Vail’s Epic Mix App Tracking Explained

Ben Koelker Skiing Beaver Creek Photo Mike Hardaker | Mountain Weekly News

VAIL, CO – In what some patriots may be calling a loss of freedom, Vail Resorts is proudly launching a new program called the Vail Epic Mix. The program will essentially track skiers from the moment they set their equipment on the snow to when the leave the slopes, presumably. Once a guest passes through the wireless scanners at the base of the mountain, Vail or “big brother” will know where you are at all times, scary stuff.

Vail Resorts is marketing the program as an online and mobile application that allows you to share and connect your stories by using the RF chip currently in all Vail Resorts ski passes including the Epic Pass, Colorado Pass, Summit Pass, Heavenly Pass, and Peaks lift tickets. The RF chip revolutionized the ski industry by allowing skiers and boarders to leave their ski passes inside their coats while being scanned in the lift line. Not only did this help with traffic flow in the lift lines but on cold days it saved you from fumbling around inside your coat looking for your pass.

The program will track your lift rides, vertical feet skied and a number of days skied. With the online function or mobile phone application you will be able to view your “stats” maps, and achievements. But as the video says “Epic Mix is more than just counting your vertical feet, it’s about capturing the experience” so you can achieve EpicMix pins. Sound allot like the Boy Scouts of America.

You can also combine the Epic Mix with your Facebook and Twitter account to show the world the pins that you have achieved, this is some serious viral marketing about to take place.. I can just see it now when everyone skiing at Vail will have their Facebook pages yelling at me, telling the world they are getting on the Vista Bahn chairlift, or just dropped into the Back bowls. Is this information we really need to know? I’m sure for the daily Twitter users, the Epic Mix is like a gift from god, and if your one of the daily Twitter users reading this will you “tweet” this story?

Epic Mix is not just about bragging or broadcasting the Epic Mix mobile will show you which of your friends are on the mountain and where. So now everyone knows where you’re at, not just Vail. But this is perfect as I could befriend the local powder hounds and secretly know their whereabouts on the mountain. This brings up another point, would it be very hard for the ski resorts to put the RF scanners near out of bounds areas adjacent to the ski area? Or at points, they know local skiers and boarders have been known to duck out of bounds or re-enter the ski resort. It’s food for thought.

Our friends at the Eagle County Times have come up with a great solution, for $10.00 they will mail you an RF ski pass sleeve that according to the ECT will “make your ski pass as invisible to Vail Resorts scanners as this summers Obama economic recovery claim.” Send your money soon, as the pass sleeve should be popular once the word gets out, or maybe not. Eagle County Times PO box 3364 Avon, Colorado 81620. The Eagle County Times is not alone. Last we checked there were 46 companies selling RF Blocking Sleeves online.

We will save the possible direct marketing campaigns discussion for another time, essentially you should now expect to receive junk mail geared toward the type of skier you are and the type of terrain you like to ski. As Vail Resorts now owns all this information, The Mountain Weekly News highly doubts they will just sit on all this data. Imagine what Ski Magazine would pay for a list of middle ages skiers that enjoy skiing the back bowls from 10:00 am-noon followed by lunch at the Game Creek Bowl. Dear John Smith we hear you had a great time skiing Vail’s Back bowls you should check out these powder skis, perfect for your next trip to Vail…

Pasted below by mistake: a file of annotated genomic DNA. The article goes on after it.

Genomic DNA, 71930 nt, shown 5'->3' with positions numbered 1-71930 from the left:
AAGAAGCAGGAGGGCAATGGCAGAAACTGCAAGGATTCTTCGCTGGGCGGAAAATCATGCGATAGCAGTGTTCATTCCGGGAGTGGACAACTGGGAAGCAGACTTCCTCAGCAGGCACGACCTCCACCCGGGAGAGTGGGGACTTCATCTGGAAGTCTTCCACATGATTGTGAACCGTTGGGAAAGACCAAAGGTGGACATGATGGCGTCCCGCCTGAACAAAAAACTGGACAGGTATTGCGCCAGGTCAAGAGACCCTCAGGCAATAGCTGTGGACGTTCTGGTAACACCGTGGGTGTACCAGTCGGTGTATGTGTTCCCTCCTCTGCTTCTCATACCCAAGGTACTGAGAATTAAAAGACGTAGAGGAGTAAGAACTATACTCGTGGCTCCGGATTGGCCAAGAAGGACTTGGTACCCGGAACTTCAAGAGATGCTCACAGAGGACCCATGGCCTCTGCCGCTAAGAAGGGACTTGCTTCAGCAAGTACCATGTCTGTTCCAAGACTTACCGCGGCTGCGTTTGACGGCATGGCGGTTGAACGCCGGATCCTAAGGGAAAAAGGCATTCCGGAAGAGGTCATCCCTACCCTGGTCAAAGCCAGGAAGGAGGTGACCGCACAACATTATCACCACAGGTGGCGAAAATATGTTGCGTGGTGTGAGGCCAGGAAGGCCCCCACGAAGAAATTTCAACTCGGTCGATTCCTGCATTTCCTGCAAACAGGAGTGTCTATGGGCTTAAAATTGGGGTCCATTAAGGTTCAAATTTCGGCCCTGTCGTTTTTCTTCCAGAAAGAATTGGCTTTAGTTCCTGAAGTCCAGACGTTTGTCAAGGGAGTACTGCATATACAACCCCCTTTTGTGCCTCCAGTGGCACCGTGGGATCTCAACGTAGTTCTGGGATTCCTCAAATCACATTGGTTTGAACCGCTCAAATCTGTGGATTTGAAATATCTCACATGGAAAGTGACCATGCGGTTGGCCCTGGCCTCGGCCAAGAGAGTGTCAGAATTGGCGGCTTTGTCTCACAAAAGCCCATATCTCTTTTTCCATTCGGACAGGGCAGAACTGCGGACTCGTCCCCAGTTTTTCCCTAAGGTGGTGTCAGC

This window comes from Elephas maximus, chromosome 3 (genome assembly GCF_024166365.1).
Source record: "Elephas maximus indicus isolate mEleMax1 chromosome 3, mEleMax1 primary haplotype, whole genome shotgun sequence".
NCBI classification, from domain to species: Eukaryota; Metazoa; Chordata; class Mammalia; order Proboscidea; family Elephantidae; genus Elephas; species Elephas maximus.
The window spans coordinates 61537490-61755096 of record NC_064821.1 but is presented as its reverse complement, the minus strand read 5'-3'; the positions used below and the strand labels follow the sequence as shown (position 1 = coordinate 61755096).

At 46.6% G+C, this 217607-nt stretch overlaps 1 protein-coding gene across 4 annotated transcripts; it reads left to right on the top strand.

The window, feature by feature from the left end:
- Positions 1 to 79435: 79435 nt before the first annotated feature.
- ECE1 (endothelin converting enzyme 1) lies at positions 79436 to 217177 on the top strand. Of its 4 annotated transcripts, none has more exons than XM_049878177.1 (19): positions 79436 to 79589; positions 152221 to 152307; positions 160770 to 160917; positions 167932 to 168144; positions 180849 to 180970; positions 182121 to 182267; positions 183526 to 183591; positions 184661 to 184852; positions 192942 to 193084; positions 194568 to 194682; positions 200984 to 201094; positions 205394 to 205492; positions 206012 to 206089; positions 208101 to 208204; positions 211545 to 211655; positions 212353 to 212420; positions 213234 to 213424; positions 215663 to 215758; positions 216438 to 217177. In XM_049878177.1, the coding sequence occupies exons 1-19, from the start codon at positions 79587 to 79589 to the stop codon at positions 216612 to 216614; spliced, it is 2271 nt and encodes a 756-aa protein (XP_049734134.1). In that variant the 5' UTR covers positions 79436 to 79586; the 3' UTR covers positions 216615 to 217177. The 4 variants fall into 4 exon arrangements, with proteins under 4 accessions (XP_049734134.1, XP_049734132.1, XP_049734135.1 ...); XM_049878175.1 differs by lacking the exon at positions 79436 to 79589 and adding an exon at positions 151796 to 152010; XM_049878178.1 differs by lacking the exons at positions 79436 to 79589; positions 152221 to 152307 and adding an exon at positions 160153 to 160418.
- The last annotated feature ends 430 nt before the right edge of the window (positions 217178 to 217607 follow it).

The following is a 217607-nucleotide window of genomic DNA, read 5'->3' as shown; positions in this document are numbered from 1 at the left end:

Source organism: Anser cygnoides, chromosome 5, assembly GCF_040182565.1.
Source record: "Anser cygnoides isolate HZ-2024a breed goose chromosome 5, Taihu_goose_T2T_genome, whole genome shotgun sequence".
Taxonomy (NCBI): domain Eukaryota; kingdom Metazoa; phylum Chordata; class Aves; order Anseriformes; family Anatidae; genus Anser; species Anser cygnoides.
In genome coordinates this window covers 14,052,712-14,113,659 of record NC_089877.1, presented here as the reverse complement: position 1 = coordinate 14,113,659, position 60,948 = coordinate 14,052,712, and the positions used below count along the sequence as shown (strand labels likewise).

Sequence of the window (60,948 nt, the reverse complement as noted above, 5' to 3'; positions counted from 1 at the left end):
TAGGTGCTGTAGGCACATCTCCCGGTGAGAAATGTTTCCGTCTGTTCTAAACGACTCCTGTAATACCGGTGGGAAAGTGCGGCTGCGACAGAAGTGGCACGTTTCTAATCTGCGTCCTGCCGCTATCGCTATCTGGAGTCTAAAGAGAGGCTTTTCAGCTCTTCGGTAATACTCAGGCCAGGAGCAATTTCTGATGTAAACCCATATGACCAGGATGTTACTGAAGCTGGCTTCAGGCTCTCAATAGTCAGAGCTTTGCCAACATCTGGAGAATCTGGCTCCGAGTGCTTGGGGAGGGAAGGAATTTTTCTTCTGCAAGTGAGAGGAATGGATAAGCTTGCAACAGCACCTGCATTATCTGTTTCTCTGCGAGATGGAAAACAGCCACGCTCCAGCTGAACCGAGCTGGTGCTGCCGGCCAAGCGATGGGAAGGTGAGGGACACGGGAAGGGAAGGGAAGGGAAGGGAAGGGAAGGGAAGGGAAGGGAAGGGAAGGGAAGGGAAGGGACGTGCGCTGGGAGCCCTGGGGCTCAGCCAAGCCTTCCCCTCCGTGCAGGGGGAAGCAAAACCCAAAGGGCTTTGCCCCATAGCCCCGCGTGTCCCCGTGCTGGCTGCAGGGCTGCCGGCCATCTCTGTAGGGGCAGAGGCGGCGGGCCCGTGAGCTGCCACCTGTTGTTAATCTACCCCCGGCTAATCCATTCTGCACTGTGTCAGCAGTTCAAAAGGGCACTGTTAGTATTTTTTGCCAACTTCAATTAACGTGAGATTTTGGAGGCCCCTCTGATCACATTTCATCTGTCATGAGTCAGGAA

Vail Resorts is at it once again with today’s announcement that the Epic Ski Pass can now be used at some of the most icon ski resorts across Europe.

Last season Vail Mountain in Colorado (a member of the Epic Pass program) was charging $175/ day for lift tickets. This year’s Epic pass is selling for $809. Marketing wise this is brilliant, you can now sell “ski passes” to a bunch of tourists that most likely will now take a second ski trip during the season.

From a revenue standpoint, this is smart however for the skier experience I would question putting more bodies on the mountain especially when Vail saw lift lines as shown below last season.

Clearly Vail Resorts has a large chunk of Colorado ski resorts gobbled up as that’s where the company is located, but did you know Vail is now also operating in Australia at Perisher Ski Resort? How about Niseko in Japan, and if you pay attention to ski industry news you’re probably aware of how Vail basically bullied Park City Mountain Resort out of Utah.

Along with the legit places to ski above Vail also for some reason (think more Epic Pass sales) setup resorts in Minnesota and Michigan. It’s highly doubtful anyone skiing out west will use a Vail Epic Pass in the midwest or east coast, however when you think about the people in those locals. They will surely come to Colorado, Utah or California to use their Epic Passes. And if Vail Resorts did their homework some of these familes will now be flying overseas to ski Vail too.

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About the Author

Mike Hardaker
Mike Hardaker grew up surfing and snowboarding in Orange County and followed his love of surfing to Hawaii before eventually moving to the mountains to concentrate on snowboarding. When not on a board, Mike worked for Snowboarder and later oversaw TGR's online publication. He went on to found Mountain Weekly News where he is still CEO and Editor in Chief.

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